|Without history of psychiatric illness||Low||Observation|
|Postpartum blues||Low||Observation; consider prophylaxis with IPT*|
|History of subsyndromal (minor) depression||Low||Observation; consider prophylaxis with IPT*|
|Past history of MDD, currently euthymic without medication||Low||Observation; consider prophylaxis with IPT*|
|Emergence of first episode of MDD in a woman anticipating pregnancy within the next year||Low||Trial of IPT if symptoms are mild to moderate|
|Delay pregnancy until treatment course (with medication or psychotherapy) is complete.|
|If medication is indicated, consider fluoxetine (Prozac) as a first-line agent because of more extensive evidence of safety during pregnancy.|
|History of a single episode of MDD, euthymic on medication after nine months or more of adequate treatment||Low||Close observation during trial off medication; consider prophylactic IPT*|
|History of postpartum depression without recurrent nonpuerperal depression||Moderate||Close observation; consider prophylaxis with antidepressant†|
|History of cyclothymia||Moderate||Close observation; consider lithium prophylaxis‡|
|History of severe, recurrent MDD, euthymic following medication discontinuation||Moderate||Close observation; consider prophylaxis with antidepressant†|
|History of postpartum depression with recurrent MDD||High||Consider prophylactic antidepressant therapy†|
|History of severe, recurrent MDD, euthymic on medication during pregnancy||High||Continue antidepressant|
|Emergence of depression during pregnancy||Highest||Treat with antidepressant.§|
|History of bipolar disorder (I or II)||Highest||Lithium prophylaxis‡|
|History of puerperal psychosis||Highest||Lithium prophylaxis‡|
Little is known about the course of bipolar disorder during pregnancy, but the postpartum period is clearly one of high risk.24,27 Postpartum relapse rates in women not treated with prophylactic mood stabilizers are 30 to 50 percent.25 Initiation of treatment with a mood stabilizer before delivery or immediately postpartum markedly reduces this risk.25 In addition, many patients who present with postpartum psychosis may be having an initial episode of bipolar disorder.27 Again, treatment should be guided by the patient's history of previous and current mood symptoms balanced against the risks of pharmacotherapy as detailed in Table 3.25,26 Involvement of a psychiatrist will be helpful in characterizing the risk and predicted severity of relapse. Women taking mood stabilizing agents should be offered folate supplementation and prenatal screening for cardiac and neural tube defects, as indicated.2,9,23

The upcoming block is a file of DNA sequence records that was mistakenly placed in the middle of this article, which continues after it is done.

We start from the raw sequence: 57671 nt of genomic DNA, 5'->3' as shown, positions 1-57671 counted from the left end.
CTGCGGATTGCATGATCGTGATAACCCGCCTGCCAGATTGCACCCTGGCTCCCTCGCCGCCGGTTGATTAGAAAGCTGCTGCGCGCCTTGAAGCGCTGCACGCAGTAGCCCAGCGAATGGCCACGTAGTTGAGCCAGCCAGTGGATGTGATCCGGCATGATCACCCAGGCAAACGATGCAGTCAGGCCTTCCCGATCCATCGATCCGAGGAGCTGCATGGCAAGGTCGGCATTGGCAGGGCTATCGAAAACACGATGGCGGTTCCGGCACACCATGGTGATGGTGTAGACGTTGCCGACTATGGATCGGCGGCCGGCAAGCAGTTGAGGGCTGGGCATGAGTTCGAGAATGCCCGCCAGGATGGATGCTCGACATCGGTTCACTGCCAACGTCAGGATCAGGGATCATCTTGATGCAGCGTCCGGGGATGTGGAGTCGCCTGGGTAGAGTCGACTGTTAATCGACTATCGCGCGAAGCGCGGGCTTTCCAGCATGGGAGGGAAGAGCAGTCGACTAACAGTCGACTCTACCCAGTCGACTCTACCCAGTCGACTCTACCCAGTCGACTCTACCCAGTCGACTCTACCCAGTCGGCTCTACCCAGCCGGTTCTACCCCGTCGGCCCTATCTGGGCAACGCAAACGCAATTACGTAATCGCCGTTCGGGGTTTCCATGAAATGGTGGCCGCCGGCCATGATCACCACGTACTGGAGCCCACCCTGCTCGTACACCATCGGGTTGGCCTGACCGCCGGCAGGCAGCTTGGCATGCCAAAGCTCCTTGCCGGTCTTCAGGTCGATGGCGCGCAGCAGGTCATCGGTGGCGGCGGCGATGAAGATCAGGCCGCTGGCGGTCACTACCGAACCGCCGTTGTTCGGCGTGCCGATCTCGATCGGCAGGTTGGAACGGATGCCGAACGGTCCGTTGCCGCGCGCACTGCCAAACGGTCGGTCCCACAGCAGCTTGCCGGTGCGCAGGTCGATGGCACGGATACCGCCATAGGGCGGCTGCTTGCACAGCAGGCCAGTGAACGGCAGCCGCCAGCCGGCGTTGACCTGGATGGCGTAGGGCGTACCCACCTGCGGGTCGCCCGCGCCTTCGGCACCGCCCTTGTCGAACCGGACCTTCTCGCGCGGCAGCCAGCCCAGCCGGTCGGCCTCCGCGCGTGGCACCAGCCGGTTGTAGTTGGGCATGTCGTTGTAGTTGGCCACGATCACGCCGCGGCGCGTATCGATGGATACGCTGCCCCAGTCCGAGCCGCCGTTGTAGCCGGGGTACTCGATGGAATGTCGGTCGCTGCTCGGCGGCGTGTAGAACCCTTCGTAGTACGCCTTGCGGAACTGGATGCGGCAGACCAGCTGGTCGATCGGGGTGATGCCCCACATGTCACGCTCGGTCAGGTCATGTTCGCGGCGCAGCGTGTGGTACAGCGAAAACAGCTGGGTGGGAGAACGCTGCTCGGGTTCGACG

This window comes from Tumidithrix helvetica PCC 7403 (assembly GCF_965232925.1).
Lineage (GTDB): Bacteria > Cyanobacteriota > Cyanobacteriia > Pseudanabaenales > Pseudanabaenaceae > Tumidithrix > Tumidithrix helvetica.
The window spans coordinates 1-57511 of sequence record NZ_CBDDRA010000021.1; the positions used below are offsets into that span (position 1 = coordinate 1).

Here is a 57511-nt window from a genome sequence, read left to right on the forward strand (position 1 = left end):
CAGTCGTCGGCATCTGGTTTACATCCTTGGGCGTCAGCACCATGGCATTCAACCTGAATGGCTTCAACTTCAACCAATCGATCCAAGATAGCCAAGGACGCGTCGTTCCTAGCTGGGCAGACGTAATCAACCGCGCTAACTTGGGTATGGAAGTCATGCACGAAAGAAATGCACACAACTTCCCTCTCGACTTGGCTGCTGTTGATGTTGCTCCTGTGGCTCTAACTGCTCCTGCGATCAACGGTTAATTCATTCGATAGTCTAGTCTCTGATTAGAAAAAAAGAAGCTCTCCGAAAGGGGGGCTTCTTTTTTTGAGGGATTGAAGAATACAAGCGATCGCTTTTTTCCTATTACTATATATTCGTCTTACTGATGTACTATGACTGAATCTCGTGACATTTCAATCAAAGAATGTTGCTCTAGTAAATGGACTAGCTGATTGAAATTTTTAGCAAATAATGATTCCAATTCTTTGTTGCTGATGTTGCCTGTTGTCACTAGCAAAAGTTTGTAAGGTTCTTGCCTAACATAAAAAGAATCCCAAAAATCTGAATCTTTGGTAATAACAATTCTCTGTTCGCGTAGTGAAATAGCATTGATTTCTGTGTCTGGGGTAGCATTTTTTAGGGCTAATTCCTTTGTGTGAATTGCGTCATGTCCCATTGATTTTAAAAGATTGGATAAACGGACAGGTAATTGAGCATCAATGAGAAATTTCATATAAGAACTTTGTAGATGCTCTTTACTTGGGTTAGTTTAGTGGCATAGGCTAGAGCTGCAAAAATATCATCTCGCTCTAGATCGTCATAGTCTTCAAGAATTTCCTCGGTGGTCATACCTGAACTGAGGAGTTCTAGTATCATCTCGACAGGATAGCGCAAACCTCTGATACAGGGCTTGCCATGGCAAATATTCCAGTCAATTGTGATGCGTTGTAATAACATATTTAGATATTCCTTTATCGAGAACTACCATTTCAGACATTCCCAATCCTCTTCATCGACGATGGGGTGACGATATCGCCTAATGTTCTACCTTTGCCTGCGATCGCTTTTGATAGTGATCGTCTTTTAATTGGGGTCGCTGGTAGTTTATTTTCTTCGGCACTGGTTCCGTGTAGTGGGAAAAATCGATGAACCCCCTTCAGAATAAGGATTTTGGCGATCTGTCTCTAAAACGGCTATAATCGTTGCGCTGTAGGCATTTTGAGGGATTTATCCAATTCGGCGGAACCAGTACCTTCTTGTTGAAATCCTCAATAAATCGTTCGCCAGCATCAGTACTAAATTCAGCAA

There are few data on the impact of pregnancy on the course of schizophrenia.2,3 The delusions, hallucinations, and disorganized thinking and behavior present in persons with untreated schizophrenia can have a particularly devastating effect on the person's overall function and ability to comply with prenatal care.28 Chronic schizophrenia has an extremely high rate of relapse when medications are withdrawn.2 Pharmacologic treatment is guided by the woman's psychiatric history, with continued maintenance treatment usually being the safest overall strategy.2
New-onset psychosis during pregnancy is a psychiatric and obstetric emergency. Careful diagnostic assessment to evaluate for psychiatric and organic disorders is necessary. Decisions regarding regular dosing or as-needed use of antipsychotics are guided by the patient's symptoms and the likely primary diagnosis. Ordinarily, these decisions are made in consultation with the patient's psychiatrist.2